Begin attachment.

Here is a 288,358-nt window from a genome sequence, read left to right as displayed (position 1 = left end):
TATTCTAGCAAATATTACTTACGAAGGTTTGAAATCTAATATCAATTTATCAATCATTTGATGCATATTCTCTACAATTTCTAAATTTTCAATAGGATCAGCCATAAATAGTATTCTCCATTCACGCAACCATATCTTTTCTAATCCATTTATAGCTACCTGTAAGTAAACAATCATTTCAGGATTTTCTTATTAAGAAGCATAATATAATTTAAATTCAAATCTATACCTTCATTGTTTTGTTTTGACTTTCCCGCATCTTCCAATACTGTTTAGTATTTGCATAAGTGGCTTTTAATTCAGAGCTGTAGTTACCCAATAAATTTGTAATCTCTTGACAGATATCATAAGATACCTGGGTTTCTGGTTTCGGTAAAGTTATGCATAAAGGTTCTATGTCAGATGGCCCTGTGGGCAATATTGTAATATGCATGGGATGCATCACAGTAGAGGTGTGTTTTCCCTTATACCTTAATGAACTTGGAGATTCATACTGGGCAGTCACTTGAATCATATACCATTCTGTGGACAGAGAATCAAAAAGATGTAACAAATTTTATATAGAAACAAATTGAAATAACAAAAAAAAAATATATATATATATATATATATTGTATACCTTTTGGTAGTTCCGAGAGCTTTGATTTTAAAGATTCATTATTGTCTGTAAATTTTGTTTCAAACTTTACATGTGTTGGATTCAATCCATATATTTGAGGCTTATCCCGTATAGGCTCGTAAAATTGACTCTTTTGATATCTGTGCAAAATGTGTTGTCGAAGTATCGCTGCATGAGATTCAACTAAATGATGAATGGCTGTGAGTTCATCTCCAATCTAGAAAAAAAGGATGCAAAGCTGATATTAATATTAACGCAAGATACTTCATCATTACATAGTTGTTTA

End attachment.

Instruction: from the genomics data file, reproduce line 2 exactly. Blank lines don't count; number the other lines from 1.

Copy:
TATTCTAGCAAATATTACTTACGAAGGTTTGAAATCTAATATCAATTTATCAATCATTTGATGCATATTCTCTACAATTTCTAAATTTTCAATAGGATCAGCCATAAATAGTATTCTCCATTCACGCAACCATATCTTTTCTAATCCATTTATAGCTACCTGTAAGTAAACAATCATTTCAGGATTTTCTTATTAAGAAGCATAATATAATTTAAATTCAAATCTATACCTTCATTGTTTTGTTTTGACTTTCCCGCATCTTCCAATACTGTTTAGTATTTGCATAAGTGGCTTTTAATTCAGAGCTGTAGTTACCCAATAAATTTGTAATCTCTTGACAGATATCATAAGATACCTGGGTTTCTGGTTTCGGTAAAGTTATGCATAAAGGTTCTATGTCAGATGGCCCTGTGGGCAATATTGTAATATGCATGGGATGCATCACAGTAGAGGTGTGTTTTCCCTTATACCTTAATGAACTTGGAGATTCATACTGGGCAGTCACTTGAATCATATACCATTCTGTGGACAGAGAATCAAAAAGATGTAACAAATTTTATATAGAAACAAATTGAAATAACAAAAAAAAAATATATATATATATATATATATTGTATACCTTTTGGTAGTTCCGAGAGCTTTGATTTTAAAGATTCATTATTGTCTGTAAATTTTGTTTCAAACTTTACATGTGTTGGATTCAATCCATATATTTGAGGCTTATCCCGTATAGGCTCGTAAAATTGACTCTTTTGATATCTGTGCAAAATGTGTTGTCGAAGTATCGCTGCATGAGATTCAACTAAATGATGAATGGCTGTGAGTTCATCTCCAATCTAGAAAAAAAGGATGCAAAGCTGATATTAATATTAACGCAAGATACTTCATCATTACATAGTTGTTTA